Simply put, a transaction coordinator (TC) checklist tells your TC exactly what to do step-by-step after receiving a file. Think of your TC checklist as not just a checklist but a system, one that reverse engineers the entire real estate transaction process to outline the specific tasks, documents and deadlines for all parties to stay on top of in order to successfully close the transaction.
Nothing will give you greater anxiety than wondering if you’ve sent the wrong thing at the wrong time or (gasp!) missed a crucial deadline. Before you can create a perfectly-ordered checklist covering all of the stages, dates, and documents required from contract to close, you need to specify the type of transactions you manage and coordinate.
If you are representing the seller, you’ll probably need to focus on pre-listing to close.
If your client is the buyer, you’ll need a checklist that kicks in once the house goes under contract.
You also need to know your specific role in each part of each type of transaction.
Unless the property only consists of raw land (requiring a legal description) the full physical address information identifies it from all other properties. The Multiple Listing Service (MLS) identification numbers should be included so the TC verifies the property as “sold” or “pending” in the MLS data system. If not, the TC (if authorized) changes the property’s status in the MLS database to reflect its current situation.
The Date of Sale along with the Target Closing Date sets forth the deadlines to complete the transaction.
The Seller(s) full names and contact information allows the TC to make contact for further information and details if needed.
The Buyer(s) full names and contact information lets the TC know how to contact him or her if necessary.
Besides the seller(s) and the buyer(s); essential professionals assisting in the transaction need to be identified along with their full contact information. These include the attorneys for both parties, the listing agent, the selling agent, buyer’s lender, and the closing (escrow) officer.
Unless a full cash purchase or fully seller financed, the name and contact information of the buyer’s Lender is essential for the TC.
The property’s Appraiser needs to be identified along with full contact information in case any discrepancies arise or further information needed.
A copy of the Listing Agreement and Agency Disclosure so the TC knows what authority the listing agent acts during the transaction.
A copy of an Authorization to Exclude if the listing not entered into the MLS data system within the required time.
Copy of Seller’s Disclosures so the TC prepares a Buyer’s Disclosure Packet for buyer’s signature.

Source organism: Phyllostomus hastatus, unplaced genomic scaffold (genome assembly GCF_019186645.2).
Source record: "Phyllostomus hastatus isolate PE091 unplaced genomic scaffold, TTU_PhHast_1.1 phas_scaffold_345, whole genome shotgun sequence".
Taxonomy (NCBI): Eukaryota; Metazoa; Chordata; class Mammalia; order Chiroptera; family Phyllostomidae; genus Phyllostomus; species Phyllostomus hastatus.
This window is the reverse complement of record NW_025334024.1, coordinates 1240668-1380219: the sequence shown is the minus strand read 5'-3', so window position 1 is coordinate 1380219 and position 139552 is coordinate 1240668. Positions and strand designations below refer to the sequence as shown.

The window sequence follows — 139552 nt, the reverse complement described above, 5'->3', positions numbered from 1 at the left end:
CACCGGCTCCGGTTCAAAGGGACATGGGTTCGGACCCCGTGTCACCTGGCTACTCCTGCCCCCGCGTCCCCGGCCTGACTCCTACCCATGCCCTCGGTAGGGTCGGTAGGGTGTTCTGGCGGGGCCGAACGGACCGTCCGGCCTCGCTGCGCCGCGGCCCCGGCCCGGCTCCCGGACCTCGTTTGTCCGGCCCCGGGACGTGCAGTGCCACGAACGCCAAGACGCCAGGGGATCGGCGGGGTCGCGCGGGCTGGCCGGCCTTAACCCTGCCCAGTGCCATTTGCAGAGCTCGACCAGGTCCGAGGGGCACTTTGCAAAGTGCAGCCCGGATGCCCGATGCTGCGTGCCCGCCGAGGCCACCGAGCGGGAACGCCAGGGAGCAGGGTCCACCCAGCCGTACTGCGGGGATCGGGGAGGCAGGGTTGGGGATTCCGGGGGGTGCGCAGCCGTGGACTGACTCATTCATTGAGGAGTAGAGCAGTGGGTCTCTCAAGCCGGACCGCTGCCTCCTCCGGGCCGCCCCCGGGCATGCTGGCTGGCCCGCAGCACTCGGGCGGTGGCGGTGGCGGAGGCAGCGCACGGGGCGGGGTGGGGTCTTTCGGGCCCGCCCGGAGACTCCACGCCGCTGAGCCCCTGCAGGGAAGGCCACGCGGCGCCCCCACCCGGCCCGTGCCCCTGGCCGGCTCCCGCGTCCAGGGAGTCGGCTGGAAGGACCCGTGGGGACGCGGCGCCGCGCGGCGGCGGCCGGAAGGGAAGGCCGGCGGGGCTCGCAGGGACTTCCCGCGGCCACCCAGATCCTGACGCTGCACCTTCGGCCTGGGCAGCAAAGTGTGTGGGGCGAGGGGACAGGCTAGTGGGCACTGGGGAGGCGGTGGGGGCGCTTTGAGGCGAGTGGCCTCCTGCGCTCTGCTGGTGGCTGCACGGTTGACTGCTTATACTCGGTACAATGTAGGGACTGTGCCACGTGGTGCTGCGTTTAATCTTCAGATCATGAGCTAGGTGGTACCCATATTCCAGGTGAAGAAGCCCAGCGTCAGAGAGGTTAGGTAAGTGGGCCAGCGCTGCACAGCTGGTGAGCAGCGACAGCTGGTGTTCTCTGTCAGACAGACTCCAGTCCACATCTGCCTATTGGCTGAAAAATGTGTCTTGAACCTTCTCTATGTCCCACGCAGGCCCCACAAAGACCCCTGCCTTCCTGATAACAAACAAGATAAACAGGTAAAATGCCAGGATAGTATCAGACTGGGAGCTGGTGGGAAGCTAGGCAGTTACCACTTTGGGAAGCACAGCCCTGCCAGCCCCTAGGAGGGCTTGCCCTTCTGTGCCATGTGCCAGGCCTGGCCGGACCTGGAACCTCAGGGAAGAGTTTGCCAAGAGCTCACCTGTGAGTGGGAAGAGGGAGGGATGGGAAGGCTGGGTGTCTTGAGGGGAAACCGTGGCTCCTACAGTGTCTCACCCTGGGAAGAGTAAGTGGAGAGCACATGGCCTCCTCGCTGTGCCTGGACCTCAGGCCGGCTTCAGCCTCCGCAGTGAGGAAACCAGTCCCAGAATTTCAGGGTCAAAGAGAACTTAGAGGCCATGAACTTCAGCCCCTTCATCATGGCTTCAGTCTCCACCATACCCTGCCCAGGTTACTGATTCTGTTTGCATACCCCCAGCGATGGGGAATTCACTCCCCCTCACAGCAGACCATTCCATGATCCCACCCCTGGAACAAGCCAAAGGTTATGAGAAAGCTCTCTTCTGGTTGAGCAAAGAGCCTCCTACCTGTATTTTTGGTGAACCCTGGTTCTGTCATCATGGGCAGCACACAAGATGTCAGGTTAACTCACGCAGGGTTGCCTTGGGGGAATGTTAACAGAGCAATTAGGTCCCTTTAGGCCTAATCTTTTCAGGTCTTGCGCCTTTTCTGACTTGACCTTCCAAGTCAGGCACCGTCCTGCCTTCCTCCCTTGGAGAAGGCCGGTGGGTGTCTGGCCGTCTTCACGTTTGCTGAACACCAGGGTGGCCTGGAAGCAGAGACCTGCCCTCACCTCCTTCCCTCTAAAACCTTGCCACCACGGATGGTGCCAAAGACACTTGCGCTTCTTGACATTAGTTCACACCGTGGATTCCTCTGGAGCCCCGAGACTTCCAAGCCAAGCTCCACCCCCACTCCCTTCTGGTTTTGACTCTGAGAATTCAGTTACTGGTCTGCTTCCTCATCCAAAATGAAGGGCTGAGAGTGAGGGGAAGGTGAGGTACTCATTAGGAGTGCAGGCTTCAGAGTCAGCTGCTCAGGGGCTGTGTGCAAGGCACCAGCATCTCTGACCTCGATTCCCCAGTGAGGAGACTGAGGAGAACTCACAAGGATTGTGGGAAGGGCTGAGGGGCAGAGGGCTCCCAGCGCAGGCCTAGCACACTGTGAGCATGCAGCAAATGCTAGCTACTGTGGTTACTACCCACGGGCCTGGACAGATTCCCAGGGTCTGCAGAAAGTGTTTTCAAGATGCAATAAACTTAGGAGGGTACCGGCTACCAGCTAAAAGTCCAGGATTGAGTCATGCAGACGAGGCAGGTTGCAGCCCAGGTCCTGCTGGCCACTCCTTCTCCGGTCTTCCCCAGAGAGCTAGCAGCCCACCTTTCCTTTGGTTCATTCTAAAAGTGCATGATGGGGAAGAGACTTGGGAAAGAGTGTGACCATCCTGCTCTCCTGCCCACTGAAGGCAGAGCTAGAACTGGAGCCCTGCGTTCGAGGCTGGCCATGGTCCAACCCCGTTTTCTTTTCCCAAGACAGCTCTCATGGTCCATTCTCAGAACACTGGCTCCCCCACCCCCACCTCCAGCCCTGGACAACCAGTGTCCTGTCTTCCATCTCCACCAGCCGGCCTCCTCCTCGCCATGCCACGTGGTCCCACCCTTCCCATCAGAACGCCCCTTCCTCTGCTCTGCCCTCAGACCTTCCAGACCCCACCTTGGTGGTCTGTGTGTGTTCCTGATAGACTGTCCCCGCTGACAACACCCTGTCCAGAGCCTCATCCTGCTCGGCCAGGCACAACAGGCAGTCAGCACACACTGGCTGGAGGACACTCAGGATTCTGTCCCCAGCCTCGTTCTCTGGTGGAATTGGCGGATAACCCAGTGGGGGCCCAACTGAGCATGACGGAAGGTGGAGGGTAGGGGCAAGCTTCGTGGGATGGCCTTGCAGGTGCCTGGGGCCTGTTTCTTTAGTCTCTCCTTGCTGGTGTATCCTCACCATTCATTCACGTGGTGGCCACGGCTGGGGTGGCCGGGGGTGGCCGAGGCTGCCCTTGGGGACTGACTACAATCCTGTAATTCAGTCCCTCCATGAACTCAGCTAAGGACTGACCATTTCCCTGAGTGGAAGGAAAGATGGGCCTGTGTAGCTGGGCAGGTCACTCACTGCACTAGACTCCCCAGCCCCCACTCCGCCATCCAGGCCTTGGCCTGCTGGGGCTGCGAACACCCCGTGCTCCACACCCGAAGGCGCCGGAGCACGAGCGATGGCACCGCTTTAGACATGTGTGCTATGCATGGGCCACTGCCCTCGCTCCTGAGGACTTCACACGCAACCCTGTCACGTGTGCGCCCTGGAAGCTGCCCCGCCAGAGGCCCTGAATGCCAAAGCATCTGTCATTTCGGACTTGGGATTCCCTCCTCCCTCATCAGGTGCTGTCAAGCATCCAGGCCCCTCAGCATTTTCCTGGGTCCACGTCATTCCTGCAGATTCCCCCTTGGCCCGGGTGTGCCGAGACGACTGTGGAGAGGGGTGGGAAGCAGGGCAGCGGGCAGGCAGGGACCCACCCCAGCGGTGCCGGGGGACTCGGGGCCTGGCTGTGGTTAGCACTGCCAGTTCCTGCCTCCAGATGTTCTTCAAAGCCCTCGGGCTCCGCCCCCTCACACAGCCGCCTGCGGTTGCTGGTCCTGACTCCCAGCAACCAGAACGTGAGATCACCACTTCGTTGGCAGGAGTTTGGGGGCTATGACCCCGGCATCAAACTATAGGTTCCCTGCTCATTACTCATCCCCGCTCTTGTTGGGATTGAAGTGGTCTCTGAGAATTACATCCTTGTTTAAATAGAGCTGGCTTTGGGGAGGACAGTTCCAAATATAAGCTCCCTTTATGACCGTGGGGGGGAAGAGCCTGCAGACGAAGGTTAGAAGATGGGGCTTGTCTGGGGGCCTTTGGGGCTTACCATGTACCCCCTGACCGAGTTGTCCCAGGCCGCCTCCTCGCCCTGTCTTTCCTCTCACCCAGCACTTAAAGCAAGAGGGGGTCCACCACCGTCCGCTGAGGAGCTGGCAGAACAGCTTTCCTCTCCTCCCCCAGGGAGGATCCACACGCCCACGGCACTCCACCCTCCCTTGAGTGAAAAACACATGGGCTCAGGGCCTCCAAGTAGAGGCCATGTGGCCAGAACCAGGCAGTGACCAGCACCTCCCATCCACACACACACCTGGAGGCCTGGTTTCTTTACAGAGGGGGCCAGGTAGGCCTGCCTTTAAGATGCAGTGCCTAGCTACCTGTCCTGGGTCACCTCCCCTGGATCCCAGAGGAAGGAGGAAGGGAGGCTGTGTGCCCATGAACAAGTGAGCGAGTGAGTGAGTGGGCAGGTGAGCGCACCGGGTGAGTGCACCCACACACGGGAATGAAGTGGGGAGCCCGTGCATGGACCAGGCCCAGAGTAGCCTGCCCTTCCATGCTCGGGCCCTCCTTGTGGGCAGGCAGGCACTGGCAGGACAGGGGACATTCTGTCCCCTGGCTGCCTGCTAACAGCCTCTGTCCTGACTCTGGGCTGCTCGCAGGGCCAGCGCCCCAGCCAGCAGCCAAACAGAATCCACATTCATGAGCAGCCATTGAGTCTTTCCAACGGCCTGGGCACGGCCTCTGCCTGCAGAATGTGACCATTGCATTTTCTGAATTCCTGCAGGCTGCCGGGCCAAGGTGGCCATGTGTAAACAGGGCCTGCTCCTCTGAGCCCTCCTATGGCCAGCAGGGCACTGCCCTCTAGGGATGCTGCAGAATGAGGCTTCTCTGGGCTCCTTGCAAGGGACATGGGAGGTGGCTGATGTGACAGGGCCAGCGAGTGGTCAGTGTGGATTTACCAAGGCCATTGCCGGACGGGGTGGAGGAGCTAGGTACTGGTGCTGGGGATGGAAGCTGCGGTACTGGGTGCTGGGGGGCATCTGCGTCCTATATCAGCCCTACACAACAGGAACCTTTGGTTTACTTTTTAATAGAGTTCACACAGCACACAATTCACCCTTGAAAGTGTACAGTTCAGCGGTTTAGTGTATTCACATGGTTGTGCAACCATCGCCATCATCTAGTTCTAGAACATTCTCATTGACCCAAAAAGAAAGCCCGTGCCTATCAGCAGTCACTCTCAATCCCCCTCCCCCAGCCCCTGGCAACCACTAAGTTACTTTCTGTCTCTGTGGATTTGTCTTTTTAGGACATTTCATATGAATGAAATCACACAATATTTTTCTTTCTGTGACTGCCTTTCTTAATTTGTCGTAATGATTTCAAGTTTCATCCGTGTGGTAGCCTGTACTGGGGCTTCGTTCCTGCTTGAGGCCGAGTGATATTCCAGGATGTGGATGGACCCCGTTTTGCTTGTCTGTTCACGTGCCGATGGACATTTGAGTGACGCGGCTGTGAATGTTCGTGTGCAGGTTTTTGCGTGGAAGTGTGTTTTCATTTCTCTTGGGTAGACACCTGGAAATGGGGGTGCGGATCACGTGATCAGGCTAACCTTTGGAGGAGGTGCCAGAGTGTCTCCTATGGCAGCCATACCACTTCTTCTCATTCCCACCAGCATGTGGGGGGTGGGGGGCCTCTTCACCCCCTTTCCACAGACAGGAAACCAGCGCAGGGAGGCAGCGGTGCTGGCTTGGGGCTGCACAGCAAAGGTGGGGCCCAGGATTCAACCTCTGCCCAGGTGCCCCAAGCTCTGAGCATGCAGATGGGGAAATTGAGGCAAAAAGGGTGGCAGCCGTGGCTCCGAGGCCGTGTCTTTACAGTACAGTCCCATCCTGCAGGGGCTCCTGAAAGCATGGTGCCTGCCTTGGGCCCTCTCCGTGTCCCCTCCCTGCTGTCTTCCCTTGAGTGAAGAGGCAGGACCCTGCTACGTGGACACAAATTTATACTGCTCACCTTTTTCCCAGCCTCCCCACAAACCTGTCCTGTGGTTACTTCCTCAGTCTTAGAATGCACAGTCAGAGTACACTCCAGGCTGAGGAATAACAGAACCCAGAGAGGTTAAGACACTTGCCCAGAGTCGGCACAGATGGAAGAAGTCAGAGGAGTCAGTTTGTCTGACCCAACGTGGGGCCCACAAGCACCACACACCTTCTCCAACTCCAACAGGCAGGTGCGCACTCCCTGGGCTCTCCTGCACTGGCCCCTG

This next step is critical. Once you identify the type of real estate transactions you’ll cover, you then need to map out the various stages of the transaction.
If you are managing Listings, you'll want to identify if any of these stages apply to your process:
Pre-listing appointment Prep
Pre-listing Home Inspection
Collect Information from Seller, including HOA info
Listing Agreement Signatures
Digital Marketing Campaign
Offline Marketing Campaign
If you are managing the Contract to Close process, you'll want to identify if any of these stages apply to your real estate closing process:
Earnest Money Deposit Tracking
Wood Destroying Insect Inspection
Seller Move Out
If you are building a template from scratch, we recommend you interview an agent or broker to ask them about the stages they go through to see a deal to completion. Transaction coordinators do not often receive great training tools and expected to know what needs to get done. Take the time to be thorough and collect as much information as needed to feel comfortable with the stages.
Next, write down all the tasks that must happen before, during, and after each stage. Once that’s done, write down the dates and/or time period needed to complete each.
You should also list every document, deadline, communication requirement, and stakeholder required for each task.
In essence, the TC helps the transaction closing process. The TC obtains all legal documents, disclosures, inspection reports, forms, and other required paperwork. Then, the TC reads them to verify that everything corresponds with the legal requirements.
Real estate agents often feel overwhelmed by the amount of paperwork involved with a real estate transaction. Escrow companies require all of the legal documents, forms, disclosures, inspection reports, title insurance, and other paperwork. However, escrow companies typically do not chase all of them down. That leaves it up to the selling agent to obtain and pass on the required paperwork.